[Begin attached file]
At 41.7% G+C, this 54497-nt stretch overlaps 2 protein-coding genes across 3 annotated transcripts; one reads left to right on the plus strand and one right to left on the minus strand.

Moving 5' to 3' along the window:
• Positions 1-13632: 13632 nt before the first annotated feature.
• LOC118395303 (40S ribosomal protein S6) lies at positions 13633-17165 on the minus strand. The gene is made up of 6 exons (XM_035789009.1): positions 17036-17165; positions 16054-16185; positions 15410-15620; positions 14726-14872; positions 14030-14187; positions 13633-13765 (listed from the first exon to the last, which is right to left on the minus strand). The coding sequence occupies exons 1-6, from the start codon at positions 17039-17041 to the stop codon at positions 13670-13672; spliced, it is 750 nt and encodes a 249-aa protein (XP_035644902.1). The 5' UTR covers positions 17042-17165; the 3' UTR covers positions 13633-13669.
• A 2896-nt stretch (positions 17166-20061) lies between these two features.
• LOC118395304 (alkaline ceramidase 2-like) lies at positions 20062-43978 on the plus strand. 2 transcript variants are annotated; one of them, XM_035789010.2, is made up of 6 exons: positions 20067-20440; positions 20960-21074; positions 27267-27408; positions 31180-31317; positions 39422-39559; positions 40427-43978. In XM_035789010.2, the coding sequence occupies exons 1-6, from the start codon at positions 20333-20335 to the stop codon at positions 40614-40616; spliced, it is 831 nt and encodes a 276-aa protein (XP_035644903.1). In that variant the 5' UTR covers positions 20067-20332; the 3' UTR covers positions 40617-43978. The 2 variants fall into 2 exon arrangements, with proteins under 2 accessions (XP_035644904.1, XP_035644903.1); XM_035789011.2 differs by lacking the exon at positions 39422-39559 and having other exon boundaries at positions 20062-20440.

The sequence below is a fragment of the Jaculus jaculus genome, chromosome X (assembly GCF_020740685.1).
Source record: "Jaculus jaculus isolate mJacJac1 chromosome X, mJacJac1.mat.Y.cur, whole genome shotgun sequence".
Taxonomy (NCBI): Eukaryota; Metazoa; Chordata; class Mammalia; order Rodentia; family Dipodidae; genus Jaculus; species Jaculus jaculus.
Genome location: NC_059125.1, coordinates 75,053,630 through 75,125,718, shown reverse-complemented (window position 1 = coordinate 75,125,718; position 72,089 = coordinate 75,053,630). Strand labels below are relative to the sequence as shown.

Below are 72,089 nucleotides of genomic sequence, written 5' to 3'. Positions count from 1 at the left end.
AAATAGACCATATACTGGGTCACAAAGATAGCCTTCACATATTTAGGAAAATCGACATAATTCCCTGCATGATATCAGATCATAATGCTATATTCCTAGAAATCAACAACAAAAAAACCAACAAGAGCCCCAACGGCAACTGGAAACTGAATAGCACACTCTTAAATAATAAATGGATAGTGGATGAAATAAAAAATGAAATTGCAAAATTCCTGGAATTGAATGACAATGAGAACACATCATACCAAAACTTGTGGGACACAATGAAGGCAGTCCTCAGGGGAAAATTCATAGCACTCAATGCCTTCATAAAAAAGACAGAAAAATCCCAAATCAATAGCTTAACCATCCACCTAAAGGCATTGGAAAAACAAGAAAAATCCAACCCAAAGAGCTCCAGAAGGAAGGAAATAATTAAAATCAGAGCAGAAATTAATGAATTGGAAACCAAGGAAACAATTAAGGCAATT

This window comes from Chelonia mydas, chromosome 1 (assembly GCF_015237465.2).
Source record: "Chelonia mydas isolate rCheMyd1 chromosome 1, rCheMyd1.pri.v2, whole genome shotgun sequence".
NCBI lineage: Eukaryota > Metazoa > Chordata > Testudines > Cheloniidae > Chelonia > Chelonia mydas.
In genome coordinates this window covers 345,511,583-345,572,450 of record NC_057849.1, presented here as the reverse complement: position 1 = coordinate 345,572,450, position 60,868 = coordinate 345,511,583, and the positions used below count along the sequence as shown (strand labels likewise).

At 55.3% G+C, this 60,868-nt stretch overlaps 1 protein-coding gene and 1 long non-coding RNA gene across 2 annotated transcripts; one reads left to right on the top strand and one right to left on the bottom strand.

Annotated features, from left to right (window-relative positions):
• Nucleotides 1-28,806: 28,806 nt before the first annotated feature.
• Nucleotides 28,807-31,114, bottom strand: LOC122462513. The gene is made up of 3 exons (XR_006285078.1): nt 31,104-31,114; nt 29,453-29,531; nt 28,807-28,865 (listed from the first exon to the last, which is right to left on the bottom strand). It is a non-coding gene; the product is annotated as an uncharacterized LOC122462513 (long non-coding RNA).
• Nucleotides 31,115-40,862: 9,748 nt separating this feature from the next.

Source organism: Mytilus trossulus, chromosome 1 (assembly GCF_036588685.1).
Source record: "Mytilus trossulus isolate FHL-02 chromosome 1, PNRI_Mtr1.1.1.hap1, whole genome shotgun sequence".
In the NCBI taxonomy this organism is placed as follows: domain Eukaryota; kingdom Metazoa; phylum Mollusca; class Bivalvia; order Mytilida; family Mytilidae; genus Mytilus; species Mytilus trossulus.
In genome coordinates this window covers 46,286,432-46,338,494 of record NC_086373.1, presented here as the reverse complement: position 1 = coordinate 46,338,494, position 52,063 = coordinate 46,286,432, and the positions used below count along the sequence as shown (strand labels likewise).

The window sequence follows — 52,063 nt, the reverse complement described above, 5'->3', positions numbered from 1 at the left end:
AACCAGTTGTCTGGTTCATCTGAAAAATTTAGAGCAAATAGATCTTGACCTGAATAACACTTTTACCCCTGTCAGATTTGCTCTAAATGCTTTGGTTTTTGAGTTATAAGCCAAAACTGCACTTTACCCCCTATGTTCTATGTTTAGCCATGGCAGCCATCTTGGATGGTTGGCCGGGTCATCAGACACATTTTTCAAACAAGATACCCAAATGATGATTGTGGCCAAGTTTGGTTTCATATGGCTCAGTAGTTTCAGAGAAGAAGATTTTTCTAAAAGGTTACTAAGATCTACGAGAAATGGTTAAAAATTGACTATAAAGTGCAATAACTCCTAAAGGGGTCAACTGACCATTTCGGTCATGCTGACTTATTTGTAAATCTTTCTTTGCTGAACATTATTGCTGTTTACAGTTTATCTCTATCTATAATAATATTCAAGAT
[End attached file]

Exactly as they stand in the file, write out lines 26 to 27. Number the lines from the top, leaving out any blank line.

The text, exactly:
The window sequence follows — 52,063 nt, the reverse complement described above, 5'->3', positions numbered from 1 at the left end:
AACCAGTTGTCTGGTTCATCTGAAAAATTTAGAGCAAATAGATCTTGACCTGAATAACACTTTTACCCCTGTCAGATTTGCTCTAAATGCTTTGGTTTTTGAGTTATAAGCCAAAACTGCACTTTACCCCCTATGTTCTATGTTTAGCCATGGCAGCCATCTTGGATGGTTGGCCGGGTCATCAGACACATTTTTCAAACAAGATACCCAAATGATGATTGTGGCCAAGTTTGGTTTCATATGGCTCAGTAGTTTCAGAGAAGAAGATTTTTCTAAAAGGTTACTAAGATCTACGAGAAATGGTTAAAAATTGACTATAAAGTGCAATAACTCCTAAAGGGGTCAACTGACCATTTCGGTCATGCTGACTTATTTGTAAATCTTTCTTTGCTGAACATTATTGCTGTTTACAGTTTATCTCTATCTATAATAATATTCAAGAT